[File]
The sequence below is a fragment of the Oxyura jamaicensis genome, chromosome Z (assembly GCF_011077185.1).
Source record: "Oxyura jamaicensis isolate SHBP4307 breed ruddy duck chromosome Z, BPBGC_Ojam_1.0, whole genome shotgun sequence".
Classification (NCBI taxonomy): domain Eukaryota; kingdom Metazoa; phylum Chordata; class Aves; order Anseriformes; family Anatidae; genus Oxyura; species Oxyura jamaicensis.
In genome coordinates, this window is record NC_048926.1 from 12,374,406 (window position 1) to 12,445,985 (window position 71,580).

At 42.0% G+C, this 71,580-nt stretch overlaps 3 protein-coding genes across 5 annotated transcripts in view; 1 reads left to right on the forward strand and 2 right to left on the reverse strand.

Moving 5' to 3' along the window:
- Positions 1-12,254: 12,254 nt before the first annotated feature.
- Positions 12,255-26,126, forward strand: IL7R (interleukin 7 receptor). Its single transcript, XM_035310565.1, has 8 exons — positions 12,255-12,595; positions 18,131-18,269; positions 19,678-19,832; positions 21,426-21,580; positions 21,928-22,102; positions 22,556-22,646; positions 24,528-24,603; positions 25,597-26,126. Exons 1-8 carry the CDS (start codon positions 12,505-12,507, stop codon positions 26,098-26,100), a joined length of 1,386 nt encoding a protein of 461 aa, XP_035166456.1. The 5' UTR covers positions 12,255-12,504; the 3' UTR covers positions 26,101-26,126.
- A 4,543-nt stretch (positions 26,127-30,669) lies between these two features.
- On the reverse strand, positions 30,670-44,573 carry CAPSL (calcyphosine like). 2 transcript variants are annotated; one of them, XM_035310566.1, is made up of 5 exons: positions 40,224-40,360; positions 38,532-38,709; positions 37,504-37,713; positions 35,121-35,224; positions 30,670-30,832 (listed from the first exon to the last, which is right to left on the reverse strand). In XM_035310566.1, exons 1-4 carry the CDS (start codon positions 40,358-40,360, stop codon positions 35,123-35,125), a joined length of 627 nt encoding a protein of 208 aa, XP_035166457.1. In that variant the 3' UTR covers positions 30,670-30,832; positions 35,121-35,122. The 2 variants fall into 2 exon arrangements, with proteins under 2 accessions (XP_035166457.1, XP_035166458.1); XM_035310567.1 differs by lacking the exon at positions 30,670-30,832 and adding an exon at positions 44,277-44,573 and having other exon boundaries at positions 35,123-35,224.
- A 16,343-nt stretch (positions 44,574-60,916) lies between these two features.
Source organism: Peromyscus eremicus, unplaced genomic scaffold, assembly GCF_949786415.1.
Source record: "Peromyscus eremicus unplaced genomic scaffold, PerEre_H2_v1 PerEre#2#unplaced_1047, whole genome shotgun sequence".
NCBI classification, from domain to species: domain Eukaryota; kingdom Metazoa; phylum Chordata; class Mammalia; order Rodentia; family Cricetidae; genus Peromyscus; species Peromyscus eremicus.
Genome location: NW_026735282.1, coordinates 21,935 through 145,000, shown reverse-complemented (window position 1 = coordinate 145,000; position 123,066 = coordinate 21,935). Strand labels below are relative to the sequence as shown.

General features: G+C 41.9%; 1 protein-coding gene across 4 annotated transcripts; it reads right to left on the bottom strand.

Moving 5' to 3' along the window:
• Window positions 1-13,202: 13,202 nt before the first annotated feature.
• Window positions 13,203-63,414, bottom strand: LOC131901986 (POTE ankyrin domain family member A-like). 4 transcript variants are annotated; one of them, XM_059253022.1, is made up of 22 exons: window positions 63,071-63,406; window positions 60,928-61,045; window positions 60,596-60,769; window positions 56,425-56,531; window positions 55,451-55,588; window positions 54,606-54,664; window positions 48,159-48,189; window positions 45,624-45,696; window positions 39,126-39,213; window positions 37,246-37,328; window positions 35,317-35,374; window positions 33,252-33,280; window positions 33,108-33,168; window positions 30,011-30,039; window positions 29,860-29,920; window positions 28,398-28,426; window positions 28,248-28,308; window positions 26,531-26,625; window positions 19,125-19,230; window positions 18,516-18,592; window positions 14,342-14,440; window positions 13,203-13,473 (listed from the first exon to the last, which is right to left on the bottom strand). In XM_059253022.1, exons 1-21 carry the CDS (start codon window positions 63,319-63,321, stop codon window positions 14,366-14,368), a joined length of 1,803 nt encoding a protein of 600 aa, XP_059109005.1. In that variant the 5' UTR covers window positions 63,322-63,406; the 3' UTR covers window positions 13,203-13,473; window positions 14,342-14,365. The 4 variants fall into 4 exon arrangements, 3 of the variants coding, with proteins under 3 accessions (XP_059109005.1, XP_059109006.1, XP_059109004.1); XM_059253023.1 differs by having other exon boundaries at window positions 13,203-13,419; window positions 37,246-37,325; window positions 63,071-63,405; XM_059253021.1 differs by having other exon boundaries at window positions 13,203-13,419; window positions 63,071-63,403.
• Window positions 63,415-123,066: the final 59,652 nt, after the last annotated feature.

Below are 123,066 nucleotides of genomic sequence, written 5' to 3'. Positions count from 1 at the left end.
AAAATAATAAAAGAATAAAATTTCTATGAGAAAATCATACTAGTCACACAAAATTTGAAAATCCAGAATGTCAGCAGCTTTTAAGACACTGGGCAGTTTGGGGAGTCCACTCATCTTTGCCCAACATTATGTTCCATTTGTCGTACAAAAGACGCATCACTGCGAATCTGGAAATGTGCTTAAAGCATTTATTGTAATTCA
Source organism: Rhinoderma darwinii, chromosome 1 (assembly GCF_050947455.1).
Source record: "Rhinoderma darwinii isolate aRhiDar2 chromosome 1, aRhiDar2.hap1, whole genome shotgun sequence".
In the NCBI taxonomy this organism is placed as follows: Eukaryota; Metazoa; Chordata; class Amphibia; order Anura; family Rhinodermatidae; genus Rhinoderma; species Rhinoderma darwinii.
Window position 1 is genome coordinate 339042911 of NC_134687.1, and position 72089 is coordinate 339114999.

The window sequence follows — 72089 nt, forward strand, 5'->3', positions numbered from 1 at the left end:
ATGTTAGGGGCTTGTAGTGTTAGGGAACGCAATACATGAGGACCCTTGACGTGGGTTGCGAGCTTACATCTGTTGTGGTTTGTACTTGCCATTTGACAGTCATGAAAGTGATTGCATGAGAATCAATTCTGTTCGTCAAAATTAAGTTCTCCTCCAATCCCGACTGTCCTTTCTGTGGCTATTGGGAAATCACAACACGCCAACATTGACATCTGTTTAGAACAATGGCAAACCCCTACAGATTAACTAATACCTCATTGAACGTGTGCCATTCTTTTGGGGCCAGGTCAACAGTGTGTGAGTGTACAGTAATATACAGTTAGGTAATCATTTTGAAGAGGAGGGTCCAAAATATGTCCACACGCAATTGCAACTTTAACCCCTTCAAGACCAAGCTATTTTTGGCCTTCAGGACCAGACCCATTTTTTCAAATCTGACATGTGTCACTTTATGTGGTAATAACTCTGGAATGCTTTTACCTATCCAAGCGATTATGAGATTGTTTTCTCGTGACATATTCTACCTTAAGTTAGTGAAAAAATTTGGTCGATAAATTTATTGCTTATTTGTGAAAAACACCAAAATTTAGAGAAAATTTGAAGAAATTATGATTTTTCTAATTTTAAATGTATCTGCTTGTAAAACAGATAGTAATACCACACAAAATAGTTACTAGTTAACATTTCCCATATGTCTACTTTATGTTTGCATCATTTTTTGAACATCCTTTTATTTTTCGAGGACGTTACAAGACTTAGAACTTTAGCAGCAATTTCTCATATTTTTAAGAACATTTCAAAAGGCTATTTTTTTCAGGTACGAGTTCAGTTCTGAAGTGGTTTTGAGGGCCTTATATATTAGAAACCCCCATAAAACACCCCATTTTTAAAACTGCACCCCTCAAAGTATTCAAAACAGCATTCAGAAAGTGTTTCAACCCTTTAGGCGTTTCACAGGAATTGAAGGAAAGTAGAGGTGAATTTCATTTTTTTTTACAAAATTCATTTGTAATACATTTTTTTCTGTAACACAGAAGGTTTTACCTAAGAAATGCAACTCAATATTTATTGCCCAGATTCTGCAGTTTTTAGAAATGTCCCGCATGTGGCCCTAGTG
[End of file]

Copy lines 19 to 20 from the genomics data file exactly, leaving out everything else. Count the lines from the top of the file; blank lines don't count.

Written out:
• Window positions 13,203-63,414, bottom strand: LOC131901986 (POTE ankyrin domain family member A-like). 4 transcript variants are annotated; one of them, XM_059253022.1, is made up of 22 exons: window positions 63,071-63,406; window positions 60,928-61,045; window positions 60,596-60,769; window positions 56,425-56,531; window positions 55,451-55,588; window positions 54,606-54,664; window positions 48,159-48,189; window positions 45,624-45,696; window positions 39,126-39,213; window positions 37,246-37,328; window positions 35,317-35,374; window positions 33,252-33,280; window positions 33,108-33,168; window positions 30,011-30,039; window positions 29,860-29,920; window positions 28,398-28,426; window positions 28,248-28,308; window positions 26,531-26,625; window positions 19,125-19,230; window positions 18,516-18,592; window positions 14,342-14,440; window positions 13,203-13,473 (listed from the first exon to the last, which is right to left on the bottom strand). In XM_059253022.1, exons 1-21 carry the CDS (start codon window positions 63,319-63,321, stop codon window positions 14,366-14,368), a joined length of 1,803 nt encoding a protein of 600 aa, XP_059109005.1. In that variant the 5' UTR covers window positions 63,322-63,406; the 3' UTR covers window positions 13,203-13,473; window positions 14,342-14,365. The 4 variants fall into 4 exon arrangements, 3 of the variants coding, with proteins under 3 accessions (XP_059109005.1, XP_059109006.1, XP_059109004.1); XM_059253023.1 differs by having other exon boundaries at window positions 13,203-13,419; window positions 37,246-37,325; window positions 63,071-63,405; XM_059253021.1 differs by having other exon boundaries at window positions 13,203-13,419; window positions 63,071-63,403.
• Window positions 63,415-123,066: the final 59,652 nt, after the last annotated feature.